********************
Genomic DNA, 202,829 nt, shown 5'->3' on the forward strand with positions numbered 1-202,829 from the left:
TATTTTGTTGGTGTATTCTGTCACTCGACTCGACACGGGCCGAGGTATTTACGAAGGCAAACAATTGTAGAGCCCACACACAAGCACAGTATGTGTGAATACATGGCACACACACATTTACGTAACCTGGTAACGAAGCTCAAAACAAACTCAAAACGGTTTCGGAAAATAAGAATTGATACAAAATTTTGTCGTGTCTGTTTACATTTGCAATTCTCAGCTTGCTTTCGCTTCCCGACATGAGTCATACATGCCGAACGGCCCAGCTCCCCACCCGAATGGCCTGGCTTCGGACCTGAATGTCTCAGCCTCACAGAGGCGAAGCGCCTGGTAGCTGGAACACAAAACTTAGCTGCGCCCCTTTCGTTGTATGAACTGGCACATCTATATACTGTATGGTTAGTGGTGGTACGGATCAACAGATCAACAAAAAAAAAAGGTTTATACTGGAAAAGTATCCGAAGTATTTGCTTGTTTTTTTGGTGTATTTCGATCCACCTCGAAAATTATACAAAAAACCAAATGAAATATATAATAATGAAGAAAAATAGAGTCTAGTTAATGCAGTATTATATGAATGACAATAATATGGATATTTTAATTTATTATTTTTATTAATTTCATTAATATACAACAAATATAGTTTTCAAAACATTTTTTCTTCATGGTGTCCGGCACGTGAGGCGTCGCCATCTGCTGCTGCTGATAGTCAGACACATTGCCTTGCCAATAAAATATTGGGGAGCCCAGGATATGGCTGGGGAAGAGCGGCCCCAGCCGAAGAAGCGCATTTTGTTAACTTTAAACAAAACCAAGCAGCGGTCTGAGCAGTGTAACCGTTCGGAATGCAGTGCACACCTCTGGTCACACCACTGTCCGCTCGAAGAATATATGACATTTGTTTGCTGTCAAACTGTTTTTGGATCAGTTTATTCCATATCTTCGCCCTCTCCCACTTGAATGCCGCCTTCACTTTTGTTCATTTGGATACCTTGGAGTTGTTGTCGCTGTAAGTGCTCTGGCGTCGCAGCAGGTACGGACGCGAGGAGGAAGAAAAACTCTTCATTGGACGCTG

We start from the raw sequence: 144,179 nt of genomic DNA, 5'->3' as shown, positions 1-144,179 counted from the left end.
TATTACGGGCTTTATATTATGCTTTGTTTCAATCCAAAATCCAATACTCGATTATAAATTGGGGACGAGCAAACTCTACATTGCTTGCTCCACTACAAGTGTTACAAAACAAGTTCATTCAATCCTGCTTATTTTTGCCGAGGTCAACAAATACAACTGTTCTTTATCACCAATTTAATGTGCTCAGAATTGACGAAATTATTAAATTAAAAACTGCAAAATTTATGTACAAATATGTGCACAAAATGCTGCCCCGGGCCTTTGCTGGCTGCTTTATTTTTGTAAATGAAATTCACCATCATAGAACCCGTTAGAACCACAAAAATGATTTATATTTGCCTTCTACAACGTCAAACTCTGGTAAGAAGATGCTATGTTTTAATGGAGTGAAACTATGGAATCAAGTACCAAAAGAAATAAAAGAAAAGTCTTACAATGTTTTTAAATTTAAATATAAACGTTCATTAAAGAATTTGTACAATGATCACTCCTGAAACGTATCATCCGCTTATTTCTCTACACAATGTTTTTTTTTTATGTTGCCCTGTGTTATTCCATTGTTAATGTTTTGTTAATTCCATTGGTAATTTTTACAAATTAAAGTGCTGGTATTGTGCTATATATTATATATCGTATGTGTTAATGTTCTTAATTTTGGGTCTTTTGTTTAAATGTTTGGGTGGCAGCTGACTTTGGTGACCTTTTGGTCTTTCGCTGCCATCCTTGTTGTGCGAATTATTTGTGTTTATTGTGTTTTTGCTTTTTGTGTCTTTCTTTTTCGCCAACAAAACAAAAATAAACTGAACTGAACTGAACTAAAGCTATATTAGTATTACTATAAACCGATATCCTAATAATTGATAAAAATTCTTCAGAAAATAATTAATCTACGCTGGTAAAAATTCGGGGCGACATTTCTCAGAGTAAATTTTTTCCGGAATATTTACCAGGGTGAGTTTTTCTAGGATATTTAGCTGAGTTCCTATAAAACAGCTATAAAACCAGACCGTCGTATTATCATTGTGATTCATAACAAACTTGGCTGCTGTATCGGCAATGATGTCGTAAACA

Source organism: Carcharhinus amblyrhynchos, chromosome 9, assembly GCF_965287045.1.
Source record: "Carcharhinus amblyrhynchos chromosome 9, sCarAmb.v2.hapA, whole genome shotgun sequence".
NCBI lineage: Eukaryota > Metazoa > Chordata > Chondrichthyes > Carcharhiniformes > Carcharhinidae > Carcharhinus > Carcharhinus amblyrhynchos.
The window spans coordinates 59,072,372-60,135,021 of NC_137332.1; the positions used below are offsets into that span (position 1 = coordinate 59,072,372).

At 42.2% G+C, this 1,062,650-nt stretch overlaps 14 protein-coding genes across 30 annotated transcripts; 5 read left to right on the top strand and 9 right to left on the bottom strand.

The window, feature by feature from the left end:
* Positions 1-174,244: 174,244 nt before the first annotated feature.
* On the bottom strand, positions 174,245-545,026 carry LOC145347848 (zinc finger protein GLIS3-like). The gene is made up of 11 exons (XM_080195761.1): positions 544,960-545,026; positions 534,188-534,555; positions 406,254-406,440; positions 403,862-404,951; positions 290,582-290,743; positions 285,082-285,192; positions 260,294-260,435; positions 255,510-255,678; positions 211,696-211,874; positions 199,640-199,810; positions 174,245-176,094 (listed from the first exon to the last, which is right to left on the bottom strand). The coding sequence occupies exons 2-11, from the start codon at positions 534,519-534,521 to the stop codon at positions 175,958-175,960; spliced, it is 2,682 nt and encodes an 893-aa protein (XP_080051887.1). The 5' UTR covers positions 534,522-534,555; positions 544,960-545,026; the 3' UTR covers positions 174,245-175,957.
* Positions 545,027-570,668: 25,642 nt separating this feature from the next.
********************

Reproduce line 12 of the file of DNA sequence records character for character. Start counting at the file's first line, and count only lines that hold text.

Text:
* On the bottom strand, positions 174,245-545,026 carry LOC145347848 (zinc finger protein GLIS3-like). The gene is made up of 11 exons (XM_080195761.1): positions 544,960-545,026; positions 534,188-534,555; positions 406,254-406,440; positions 403,862-404,951; positions 290,582-290,743; positions 285,082-285,192; positions 260,294-260,435; positions 255,510-255,678; positions 211,696-211,874; positions 199,640-199,810; positions 174,245-176,094 (listed from the first exon to the last, which is right to left on the bottom strand). The coding sequence occupies exons 2-11, from the start codon at positions 534,519-534,521 to the stop codon at positions 175,958-175,960; spliced, it is 2,682 nt and encodes an 893-aa protein (XP_080051887.1). The 5' UTR covers positions 534,522-534,555; positions 544,960-545,026; the 3' UTR covers positions 174,245-175,957.